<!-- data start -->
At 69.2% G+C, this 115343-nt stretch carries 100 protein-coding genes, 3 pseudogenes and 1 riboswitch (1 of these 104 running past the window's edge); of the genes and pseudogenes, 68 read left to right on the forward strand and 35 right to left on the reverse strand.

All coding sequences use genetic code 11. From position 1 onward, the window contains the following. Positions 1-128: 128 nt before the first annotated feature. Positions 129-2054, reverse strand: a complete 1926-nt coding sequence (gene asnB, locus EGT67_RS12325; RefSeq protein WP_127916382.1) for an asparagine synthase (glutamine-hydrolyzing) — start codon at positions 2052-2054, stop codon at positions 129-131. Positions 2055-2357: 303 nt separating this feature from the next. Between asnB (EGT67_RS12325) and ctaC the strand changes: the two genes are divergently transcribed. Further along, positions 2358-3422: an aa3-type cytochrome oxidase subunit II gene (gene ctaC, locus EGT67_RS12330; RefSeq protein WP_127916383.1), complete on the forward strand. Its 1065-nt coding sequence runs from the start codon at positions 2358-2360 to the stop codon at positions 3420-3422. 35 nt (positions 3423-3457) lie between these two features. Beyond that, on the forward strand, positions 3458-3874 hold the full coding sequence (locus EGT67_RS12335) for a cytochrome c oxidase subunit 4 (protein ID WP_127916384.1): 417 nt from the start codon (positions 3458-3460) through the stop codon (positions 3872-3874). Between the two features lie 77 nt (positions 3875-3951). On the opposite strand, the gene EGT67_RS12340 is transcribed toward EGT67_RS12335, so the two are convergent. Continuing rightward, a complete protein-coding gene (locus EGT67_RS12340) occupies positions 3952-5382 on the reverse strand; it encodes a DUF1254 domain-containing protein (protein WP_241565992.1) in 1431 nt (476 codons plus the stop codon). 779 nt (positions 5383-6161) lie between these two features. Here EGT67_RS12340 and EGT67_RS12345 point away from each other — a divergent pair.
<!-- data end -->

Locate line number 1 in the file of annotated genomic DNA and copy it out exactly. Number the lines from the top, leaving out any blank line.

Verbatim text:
At 69.2% G+C, this 115343-nt stretch carries 100 protein-coding genes, 3 pseudogenes and 1 riboswitch (1 of these 104 running past the window's edge); of the genes and pseudogenes, 68 read left to right on the forward strand and 35 right to left on the reverse strand.